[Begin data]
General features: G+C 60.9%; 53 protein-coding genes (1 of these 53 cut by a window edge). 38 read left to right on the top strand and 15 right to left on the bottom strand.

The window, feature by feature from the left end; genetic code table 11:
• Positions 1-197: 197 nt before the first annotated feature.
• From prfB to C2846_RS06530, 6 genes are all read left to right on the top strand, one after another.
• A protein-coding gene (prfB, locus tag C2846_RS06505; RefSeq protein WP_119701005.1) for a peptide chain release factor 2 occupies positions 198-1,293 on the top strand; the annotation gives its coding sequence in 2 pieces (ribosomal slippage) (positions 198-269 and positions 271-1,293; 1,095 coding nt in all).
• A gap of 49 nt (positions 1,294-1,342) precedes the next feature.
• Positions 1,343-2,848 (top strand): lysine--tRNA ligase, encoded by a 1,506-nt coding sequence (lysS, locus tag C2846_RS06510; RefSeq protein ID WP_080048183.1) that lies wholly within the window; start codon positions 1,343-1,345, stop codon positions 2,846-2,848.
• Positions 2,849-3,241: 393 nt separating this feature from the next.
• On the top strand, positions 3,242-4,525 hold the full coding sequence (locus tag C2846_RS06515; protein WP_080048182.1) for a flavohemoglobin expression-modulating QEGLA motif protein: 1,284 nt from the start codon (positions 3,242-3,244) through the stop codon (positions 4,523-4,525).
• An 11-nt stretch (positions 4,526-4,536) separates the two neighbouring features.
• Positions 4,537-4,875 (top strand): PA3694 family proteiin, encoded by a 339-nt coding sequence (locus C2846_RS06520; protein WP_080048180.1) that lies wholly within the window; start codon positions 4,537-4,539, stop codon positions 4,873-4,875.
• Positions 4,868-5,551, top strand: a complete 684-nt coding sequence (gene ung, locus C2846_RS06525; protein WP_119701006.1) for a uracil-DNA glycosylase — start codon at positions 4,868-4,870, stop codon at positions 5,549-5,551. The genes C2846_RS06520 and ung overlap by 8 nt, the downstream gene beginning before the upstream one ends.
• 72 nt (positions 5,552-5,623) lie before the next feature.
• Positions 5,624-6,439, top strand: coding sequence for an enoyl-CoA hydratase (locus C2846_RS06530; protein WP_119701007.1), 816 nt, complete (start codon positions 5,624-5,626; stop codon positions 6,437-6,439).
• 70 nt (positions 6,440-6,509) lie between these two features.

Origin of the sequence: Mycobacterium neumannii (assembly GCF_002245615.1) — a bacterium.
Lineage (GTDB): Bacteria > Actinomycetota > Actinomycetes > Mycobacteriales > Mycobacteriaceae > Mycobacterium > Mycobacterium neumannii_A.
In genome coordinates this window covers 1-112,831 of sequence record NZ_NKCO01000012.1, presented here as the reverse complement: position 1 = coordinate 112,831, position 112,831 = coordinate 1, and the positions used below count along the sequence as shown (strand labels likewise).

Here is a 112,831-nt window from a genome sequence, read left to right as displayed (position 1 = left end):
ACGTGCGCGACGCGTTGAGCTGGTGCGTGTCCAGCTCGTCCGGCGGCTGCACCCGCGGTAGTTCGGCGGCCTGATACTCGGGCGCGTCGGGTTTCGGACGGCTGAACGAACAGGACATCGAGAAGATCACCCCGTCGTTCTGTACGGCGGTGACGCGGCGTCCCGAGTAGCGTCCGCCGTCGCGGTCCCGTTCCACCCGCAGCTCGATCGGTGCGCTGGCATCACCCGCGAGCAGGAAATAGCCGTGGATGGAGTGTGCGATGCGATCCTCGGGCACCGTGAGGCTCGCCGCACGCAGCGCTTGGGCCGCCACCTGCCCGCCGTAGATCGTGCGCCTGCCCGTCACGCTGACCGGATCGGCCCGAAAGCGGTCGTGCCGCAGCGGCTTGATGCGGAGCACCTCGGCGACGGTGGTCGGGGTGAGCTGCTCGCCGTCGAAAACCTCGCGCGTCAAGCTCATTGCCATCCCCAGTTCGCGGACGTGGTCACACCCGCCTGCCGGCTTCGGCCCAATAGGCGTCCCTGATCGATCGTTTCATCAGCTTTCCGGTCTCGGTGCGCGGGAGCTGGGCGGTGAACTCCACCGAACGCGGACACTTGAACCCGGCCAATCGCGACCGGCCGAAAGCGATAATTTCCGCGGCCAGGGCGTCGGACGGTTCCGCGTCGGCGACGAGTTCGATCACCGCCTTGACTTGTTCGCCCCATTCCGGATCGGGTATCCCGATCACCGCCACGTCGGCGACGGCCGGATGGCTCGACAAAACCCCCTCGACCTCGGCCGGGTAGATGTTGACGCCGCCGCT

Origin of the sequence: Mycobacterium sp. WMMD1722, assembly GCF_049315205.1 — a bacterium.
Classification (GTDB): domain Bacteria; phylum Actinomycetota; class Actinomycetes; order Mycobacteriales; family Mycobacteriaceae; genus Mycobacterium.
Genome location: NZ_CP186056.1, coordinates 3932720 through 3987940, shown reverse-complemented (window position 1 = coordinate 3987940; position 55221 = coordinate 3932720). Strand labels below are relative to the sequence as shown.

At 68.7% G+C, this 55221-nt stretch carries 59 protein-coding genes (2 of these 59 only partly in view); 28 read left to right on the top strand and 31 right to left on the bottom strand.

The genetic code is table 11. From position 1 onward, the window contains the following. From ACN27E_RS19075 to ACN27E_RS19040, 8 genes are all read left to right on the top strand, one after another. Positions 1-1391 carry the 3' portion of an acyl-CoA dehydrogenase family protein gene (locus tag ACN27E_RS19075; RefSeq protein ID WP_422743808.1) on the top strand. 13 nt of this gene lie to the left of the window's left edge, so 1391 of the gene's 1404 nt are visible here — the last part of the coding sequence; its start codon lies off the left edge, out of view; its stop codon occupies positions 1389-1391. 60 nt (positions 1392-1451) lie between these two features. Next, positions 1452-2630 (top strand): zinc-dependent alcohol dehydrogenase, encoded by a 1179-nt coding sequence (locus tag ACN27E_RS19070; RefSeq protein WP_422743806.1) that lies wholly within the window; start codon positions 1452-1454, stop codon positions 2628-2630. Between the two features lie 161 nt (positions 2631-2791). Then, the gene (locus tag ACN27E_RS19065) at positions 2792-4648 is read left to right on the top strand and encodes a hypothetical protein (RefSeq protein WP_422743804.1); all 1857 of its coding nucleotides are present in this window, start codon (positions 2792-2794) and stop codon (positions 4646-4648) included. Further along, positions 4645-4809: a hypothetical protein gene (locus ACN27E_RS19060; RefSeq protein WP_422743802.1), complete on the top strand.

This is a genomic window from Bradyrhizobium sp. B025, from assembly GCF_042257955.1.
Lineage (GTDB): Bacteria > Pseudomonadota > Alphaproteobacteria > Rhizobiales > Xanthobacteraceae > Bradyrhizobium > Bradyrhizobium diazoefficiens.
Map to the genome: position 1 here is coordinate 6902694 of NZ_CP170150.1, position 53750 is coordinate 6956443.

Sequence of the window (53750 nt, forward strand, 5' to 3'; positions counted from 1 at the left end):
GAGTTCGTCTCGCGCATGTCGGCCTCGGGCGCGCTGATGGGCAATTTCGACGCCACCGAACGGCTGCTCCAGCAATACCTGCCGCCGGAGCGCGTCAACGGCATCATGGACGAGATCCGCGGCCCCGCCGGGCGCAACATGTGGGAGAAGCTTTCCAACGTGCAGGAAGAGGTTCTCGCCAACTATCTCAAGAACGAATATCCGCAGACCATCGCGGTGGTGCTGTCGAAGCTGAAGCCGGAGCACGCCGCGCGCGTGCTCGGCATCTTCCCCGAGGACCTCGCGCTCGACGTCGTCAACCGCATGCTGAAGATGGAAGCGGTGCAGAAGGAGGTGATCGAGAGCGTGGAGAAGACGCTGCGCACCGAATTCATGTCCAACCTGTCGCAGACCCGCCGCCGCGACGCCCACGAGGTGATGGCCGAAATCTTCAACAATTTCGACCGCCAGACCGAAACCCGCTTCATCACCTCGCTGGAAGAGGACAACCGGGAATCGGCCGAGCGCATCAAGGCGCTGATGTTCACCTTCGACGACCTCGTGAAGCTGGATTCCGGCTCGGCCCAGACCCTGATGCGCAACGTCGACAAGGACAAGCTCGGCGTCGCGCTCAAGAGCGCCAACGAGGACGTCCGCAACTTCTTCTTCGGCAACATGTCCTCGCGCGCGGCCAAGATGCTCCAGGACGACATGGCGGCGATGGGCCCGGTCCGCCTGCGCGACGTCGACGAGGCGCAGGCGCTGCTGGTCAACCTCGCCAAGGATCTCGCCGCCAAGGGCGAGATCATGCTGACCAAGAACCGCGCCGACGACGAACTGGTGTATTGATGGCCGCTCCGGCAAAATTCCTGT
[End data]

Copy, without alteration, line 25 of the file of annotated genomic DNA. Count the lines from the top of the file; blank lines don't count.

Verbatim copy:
The genetic code is table 11. From position 1 onward, the window contains the following. From ACN27E_RS19075 to ACN27E_RS19040, 8 genes are all read left to right on the top strand, one after another. Positions 1-1391 carry the 3' portion of an acyl-CoA dehydrogenase family protein gene (locus tag ACN27E_RS19075; RefSeq protein ID WP_422743808.1) on the top strand. 13 nt of this gene lie to the left of the window's left edge, so 1391 of the gene's 1404 nt are visible here — the last part of the coding sequence; its start codon lies off the left edge, out of view; its stop codon occupies positions 1389-1391. 60 nt (positions 1392-1451) lie between these two features. Next, positions 1452-2630 (top strand): zinc-dependent alcohol dehydrogenase, encoded by a 1179-nt coding sequence (locus tag ACN27E_RS19070; RefSeq protein WP_422743806.1) that lies wholly within the window; start codon positions 1452-1454, stop codon positions 2628-2630. Between the two features lie 161 nt (positions 2631-2791). Then, the gene (locus tag ACN27E_RS19065) at positions 2792-4648 is read left to right on the top strand and encodes a hypothetical protein (RefSeq protein WP_422743804.1); all 1857 of its coding nucleotides are present in this window, start codon (positions 2792-2794) and stop codon (positions 4646-4648) included. Further along, positions 4645-4809: a hypothetical protein gene (locus ACN27E_RS19060; RefSeq protein WP_422743802.1), complete on the top strand.